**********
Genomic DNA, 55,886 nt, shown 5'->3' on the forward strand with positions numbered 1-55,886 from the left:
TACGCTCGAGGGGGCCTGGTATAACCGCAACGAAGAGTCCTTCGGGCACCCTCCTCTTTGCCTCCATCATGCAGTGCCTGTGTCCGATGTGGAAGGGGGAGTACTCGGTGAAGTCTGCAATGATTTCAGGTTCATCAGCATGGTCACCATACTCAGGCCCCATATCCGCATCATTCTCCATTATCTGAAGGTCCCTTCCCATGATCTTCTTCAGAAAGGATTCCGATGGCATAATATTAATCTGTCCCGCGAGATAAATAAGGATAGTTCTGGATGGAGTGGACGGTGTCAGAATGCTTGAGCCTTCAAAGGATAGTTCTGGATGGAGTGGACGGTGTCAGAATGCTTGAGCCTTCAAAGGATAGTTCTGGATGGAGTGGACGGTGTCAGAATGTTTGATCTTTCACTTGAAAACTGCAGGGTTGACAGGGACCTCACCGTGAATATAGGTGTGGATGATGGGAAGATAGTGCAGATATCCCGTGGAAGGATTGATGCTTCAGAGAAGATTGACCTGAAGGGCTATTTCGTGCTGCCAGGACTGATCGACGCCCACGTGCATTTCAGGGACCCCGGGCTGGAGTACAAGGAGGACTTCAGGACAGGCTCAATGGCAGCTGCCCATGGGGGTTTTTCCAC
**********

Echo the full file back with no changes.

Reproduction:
Genomic DNA, 55,886 nt, shown 5'->3' on the forward strand with positions numbered 1-55,886 from the left:
TACGCTCGAGGGGGCCTGGTATAACCGCAACGAAGAGTCCTTCGGGCACCCTCCTCTTTGCCTCCATCATGCAGTGCCTGTGTCCGATGTGGAAGGGGGAGTACTCGGTGAAGTCTGCAATGATTTCAGGTTCATCAGCATGGTCACCATACTCAGGCCCCATATCCGCATCATTCTCCATTATCTGAAGGTCCCTTCCCATGATCTTCTTCAGAAAGGATTCCGATGGCATAATATTAATCTGTCCCGCGAGATAAATAAGGATAGTTCTGGATGGAGTGGACGGTGTCAGAATGCTTGAGCCTTCAAAGGATAGTTCTGGATGGAGTGGACGGTGTCAGAATGCTTGAGCCTTCAAAGGATAGTTCTGGATGGAGTGGACGGTGTCAGAATGTTTGATCTTTCACTTGAAAACTGCAGGGTTGACAGGGACCTCACCGTGAATATAGGTGTGGATGATGGGAAGATAGTGCAGATATCCCGTGGAAGGATTGATGCTTCAGAGAAGATTGACCTGAAGGGCTATTTCGTGCTGCCAGGACTGATCGACGCCCACGTGCATTTCAGGGACCCCGGGCTGGAGTACAAGGAGGACTTCAGGACAGGCTCAATGGCAGCTGCCCATGGGGGTTTTTCCAC